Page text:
"Fatal Exit: The Automotive Black Box Debate cuts through thirty years of political wrangling and institutional biases to provide an argument for the Motor Vehicle Event Data Recorder (MVEDR). This automotive equivalent of an airplane's flight recorder or black box is intended to solve the mysteries of car crashes and improve the safety of our roads. The reader is taken inside the automotive industry and the government highway safety establishment to foster an understanding of the politics and the positions on all sides of this safety debate. The author takes an unbiased approach, chronologically presenting each argument and uncovering the agendas and mandates of each of the stakeholders." "This publication is essential reading for all consumers who need to have their voices heard on this critical issue, as well as for attorneys, public safety advocates, public policy administrators, engineers, automotive professionals, journalists, and insurance executives."--Jacket.

  14. Clearing the Waters of the Fracking Debate

    Ernstoff, Alexi; Ellis, Brian R.

    2013-01-01

    reserves, but instead, to highlight similar environmental challenges presented by other industrial activities. Many research and knowledge gaps remain regarding the ultimate impact of high volume hydraulic fracturing on the environment, however, the high profile nature of the fracking debate can help raise......Much of the debate on “fracking” in the United States is fueled by poor communication among stakeholders. Information in the public sphere may be provided by biased sources, and complicated academic research is often misinterpreted by media sources. The goal of this review is to provide an open......-access source for a non-technical audience that facilitates a balanced discussion on the complex topics related to hydraulic fracturing and its impact on water resources. The limited information available suggests that many of the environmental concerns related to hydraulic fracturing activities may be similar...

  15. Public opinion and the politics of the killer robots debate

    Michael C Horowitz

    2016-02-01

    Full Text Available The possibility that today’s drones could become tomorrow’s killer robots has attracted the attention of people around the world. Scientists and business leaders, from Stephen Hawking to Elon Musk, recently signed a letter urging the world to ban autonomous weapons. Part of the argument against these systems is that they violate the public conscience provision of the Martens Clause due to public opposition, making them illegal under international law. What, however, does the US public think of these systems? Existing research suggests widespread US public opposition, but focused on support for autonomous weapons in a vacuum. This paper uses two survey experiments to test the conditions in which public opposition rises and falls. The results demonstrate that public opposition to autonomous weapons is contextual. Fear of other countries or non-state actors developing these weapons makes the public significantly more supportive of developing them. The public also becomes much more willing to actually use autonomous weapons when their use would protect US forces. Beyond contributing to ongoing academic debates about casualty aversion, the microfoundations of foreign policy, and weapon systems, these results suggest the need for modesty when making claims about how the public views new, unknown technologies such as autonomous weapons.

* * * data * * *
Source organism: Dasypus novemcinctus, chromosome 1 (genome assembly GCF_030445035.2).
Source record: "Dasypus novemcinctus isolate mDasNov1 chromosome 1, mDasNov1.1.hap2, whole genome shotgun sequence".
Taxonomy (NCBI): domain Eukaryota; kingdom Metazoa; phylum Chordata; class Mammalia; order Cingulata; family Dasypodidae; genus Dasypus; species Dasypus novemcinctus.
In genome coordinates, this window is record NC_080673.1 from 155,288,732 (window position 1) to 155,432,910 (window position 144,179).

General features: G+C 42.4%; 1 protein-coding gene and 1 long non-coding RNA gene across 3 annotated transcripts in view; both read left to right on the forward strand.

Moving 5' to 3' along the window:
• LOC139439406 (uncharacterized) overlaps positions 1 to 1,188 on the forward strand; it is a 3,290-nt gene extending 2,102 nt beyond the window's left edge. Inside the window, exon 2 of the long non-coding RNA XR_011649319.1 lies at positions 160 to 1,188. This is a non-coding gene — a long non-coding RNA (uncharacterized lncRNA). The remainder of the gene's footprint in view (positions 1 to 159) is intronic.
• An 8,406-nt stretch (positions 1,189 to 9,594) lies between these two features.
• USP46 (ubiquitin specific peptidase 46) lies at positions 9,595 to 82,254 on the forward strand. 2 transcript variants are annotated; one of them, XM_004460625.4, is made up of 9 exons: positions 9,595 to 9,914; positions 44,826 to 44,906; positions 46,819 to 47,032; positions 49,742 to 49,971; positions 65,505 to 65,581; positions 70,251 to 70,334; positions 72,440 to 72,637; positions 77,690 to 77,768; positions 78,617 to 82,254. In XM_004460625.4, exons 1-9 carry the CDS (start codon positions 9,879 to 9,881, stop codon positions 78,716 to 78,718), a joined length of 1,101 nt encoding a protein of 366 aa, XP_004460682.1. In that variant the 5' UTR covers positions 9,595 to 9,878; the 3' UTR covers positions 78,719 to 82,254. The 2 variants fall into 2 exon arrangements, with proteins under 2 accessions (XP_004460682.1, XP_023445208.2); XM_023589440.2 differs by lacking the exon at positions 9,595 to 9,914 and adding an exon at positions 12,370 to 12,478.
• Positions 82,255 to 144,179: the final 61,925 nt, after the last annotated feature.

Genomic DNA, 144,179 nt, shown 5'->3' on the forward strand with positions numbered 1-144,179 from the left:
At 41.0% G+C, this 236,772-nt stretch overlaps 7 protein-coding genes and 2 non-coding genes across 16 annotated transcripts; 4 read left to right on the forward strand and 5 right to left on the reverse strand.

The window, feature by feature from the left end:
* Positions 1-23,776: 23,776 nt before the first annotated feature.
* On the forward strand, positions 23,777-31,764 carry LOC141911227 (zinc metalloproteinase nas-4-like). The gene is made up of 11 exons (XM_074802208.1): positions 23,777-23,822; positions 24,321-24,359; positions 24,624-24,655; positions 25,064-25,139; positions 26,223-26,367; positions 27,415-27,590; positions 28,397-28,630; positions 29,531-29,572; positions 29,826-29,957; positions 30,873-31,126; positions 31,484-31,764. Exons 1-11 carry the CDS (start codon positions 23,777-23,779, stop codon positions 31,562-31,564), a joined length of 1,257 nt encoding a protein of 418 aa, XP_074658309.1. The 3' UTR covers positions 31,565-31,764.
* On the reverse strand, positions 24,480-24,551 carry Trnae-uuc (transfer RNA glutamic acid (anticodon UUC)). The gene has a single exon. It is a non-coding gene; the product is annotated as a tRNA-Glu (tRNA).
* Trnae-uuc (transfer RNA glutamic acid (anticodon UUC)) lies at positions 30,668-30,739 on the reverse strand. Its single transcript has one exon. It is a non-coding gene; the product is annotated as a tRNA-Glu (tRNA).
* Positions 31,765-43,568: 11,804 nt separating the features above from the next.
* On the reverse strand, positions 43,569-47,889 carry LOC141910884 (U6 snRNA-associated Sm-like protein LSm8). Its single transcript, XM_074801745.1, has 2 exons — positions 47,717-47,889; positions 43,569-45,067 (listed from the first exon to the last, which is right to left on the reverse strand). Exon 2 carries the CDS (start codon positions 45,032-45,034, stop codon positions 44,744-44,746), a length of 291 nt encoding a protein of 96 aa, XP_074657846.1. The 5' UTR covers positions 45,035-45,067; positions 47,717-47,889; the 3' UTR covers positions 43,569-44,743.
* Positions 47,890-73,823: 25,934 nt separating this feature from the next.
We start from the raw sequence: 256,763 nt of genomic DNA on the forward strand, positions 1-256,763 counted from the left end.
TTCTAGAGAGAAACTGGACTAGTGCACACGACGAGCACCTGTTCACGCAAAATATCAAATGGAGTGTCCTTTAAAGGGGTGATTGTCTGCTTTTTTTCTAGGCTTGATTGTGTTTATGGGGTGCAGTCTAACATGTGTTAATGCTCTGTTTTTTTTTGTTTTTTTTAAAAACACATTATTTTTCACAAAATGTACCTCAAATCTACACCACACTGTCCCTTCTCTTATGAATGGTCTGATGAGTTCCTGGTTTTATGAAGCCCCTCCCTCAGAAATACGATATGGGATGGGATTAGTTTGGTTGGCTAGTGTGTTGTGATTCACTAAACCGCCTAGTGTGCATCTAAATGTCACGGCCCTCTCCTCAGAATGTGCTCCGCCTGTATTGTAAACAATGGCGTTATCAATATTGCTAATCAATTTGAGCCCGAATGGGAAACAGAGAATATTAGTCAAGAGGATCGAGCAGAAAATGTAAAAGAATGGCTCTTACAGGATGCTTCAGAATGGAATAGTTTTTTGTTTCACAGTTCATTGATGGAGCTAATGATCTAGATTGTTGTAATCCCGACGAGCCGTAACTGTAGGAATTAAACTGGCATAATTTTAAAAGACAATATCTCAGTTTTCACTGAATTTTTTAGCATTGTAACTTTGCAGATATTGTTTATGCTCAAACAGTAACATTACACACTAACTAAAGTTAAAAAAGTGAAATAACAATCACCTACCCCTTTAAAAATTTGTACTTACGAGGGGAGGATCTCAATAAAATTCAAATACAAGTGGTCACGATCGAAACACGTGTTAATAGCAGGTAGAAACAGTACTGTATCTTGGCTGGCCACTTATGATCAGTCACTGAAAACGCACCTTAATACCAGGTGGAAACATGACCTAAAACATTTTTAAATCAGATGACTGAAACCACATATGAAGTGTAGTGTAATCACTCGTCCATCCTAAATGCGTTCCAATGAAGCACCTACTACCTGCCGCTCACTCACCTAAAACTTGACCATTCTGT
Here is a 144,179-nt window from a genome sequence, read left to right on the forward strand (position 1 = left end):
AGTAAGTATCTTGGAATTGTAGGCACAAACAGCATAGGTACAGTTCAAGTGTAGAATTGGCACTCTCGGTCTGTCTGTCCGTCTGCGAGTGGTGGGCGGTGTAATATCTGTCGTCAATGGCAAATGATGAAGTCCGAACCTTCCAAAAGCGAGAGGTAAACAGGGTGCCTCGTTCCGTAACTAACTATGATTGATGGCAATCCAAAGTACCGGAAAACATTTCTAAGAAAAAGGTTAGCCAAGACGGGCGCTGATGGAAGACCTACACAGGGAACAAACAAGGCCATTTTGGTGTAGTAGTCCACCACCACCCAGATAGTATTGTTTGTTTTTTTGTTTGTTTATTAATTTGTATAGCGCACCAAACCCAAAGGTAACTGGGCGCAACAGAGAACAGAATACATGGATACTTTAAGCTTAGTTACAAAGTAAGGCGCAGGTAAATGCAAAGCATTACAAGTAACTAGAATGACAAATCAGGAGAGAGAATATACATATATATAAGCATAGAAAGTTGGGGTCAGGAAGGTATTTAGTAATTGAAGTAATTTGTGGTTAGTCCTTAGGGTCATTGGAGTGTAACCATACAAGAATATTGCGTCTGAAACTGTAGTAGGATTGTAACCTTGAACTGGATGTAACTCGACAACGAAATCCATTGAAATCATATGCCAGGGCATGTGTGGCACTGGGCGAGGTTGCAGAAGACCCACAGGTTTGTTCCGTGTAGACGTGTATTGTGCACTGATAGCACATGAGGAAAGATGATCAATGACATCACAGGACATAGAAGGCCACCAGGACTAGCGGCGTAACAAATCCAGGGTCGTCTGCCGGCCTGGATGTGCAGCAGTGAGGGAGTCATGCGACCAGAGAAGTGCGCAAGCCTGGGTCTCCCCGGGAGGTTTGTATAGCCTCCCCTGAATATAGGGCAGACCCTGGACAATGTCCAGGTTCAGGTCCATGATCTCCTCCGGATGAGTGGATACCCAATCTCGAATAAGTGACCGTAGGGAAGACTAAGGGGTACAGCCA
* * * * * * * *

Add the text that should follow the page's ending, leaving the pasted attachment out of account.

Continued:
16. The Debate over eHealth

    Gaddi, Antonio Vittorino

    2014-01-01

    The future of eHealth and telemedicine has recently become a much debated and controversial subject. It is widely believed that eHealth will play an increasingly important role in shaping healthcare systems in the twenty-first century. The rising burden of chronic diseases and the potential of eHealth for cutting costs and improving quality and safety of health services make eHealth a great opportunity for providing more efficient health care.

  17. Publicity, news content, and cultural debate

    Nørgaard Kristensen, Nete; From, Unni

    2015-01-01

    Taking our point of departure in mediatization theory (Hjarvard, 2013; Lundby, 2009; Schulz, 2004), we analyse the interwoven communicative forms of the film industry and the printed press as they are expressed in the coverage of three blockbusters in Danish newspapers – Ben-Hur (1959/62); Batman...... stimulate socio-cultural debate, at the same time as the portrayal of blockbuster movie events and their directors and actors at-tracts media audiences, serving as entertainment, service as well as enlightenment....

  18. Current debates over nosology of somatoform disorders

    Amlan K Jana

    2012-01-01